Response to Prompt 3: Connecting


“When we try to pick out anything by itself, we find it hitched to everything else in the Universe.”  -John Muir

The first question raised in this blog prompt asked about the existence of a deep connection between humans and nature. Do I think this connection exists? Absolutely. In the most fundamental sense we are nature; a wonderfully complex species designed with the capacity for compassion, choice, reason.. the list goes on. In our beginnings, as nomads and gathers, and even in early agriculture, this connection and reliance on nature was essential. This connection with nature was, at one point, our source of life, and without it, we would have not survived. So in that sense, yes, we are deeply, inextricably linked to nature. However, as Aldo Leopold so gracefully put it, we are currently in a society that acts largely as conquerer of the land-community, as apposed to a plain member and citizen. It is this mentality that has stripped us from recognizing the importance of our deep ties to the natural world. I believe that we have obtained the ability to block out our connection with nature and pretend it doesn’t exist, because we have advanced to a point where this direct connection is not needed in order to survive; for many, it’s a luxury. I guess I jumped from the first question to the last, which was do we turn this connection off, and that we do.

What is more troubling than our apparent disconnect with the natural world, it our internal disconnect with our own body’s mechanisms. So many people, myself included, are unaware of how their bodies are so reactionary to what we expose them to. Food, weather, sounds, all of our senses are continually active and yet we seem to live on autopilot.  I grew up like most do, munching on cheese puffs (which I’m not knocking, they’re delicious) and lunchables and a plethora of other heavily processed foods. It wasn’t until moving to college that I began shifting my diet towards unprocessed foods. Upon doing this I was able to pay attention to how my body, and my mind, reacted, really for the first time in my life. This is a simple example but the point I’m trying to make is that it’s truly amazing how blind we are to the signals our body relays. If we can’t understand what is going on inside ourselves, how are we supposed to further this connection to the natural world? Religion?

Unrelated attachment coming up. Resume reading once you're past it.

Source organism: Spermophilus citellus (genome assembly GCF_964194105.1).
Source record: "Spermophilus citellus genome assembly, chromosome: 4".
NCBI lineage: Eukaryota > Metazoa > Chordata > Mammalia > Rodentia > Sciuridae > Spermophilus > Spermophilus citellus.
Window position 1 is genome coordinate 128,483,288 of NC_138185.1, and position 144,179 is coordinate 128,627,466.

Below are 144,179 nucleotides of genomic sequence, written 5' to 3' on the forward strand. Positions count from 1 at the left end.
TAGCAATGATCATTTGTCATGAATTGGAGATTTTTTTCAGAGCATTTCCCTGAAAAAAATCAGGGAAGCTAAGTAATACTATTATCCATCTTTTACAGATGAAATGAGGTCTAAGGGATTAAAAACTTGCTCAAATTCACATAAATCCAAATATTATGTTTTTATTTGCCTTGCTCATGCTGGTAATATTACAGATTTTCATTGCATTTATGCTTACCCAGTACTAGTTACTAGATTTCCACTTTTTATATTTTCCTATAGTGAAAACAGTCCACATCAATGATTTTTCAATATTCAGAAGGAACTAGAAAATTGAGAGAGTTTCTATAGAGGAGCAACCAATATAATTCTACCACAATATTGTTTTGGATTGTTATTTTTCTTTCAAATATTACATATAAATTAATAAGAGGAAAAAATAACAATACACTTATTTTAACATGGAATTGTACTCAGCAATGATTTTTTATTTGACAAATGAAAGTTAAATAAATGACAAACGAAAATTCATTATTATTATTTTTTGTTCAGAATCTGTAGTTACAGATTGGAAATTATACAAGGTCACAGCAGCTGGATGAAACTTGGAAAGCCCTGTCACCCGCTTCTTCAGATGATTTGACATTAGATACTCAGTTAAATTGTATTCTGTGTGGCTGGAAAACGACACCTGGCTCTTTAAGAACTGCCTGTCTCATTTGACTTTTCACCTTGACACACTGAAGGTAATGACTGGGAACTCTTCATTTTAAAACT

Unfortunately, while I believe that applying a religious lens to environmental issues can serve as a powerful tool for creating an environmental ethic, I do not believe it serves as the basis for our connection to nature, at least not in the western world.  That’s not to say the two do not cross paths many times, as we see in buddhism and native american religious practices. I believe because we, as a species, lack a universal religion, then we can not attribute religion as the sole factor which ties us to nature. Seriously though, what do I know?


One response »

  1. I agree wholeheartedly with the point you made about us being less in tune with our bodies and disconnected from the natural world. I actually made a similar point in my blog post on permaculture on how we consume food in a mindless fashion by forgetting where it comes from and who grows it. Once I got to college and started taking classes about sustainability, I too became a little obsessed with eating organic and locally sourced foods. It almost made me a little angry inside to reflect on all of the processed foods my parents fed me as a child even though they meant well. However, I grew more optimistic last year volunteering at a local elementary school on behalf of Slow Food Gainesville because I was helping to educate kid about sustainable and organic agriculture. I feel that the issues over the food we eat are fortunately becoming more popular and that people are starting to care more about what they put into their bodies. When you think about it, what we eat seems like the most important thing. It should be something everyone cares deeply about.

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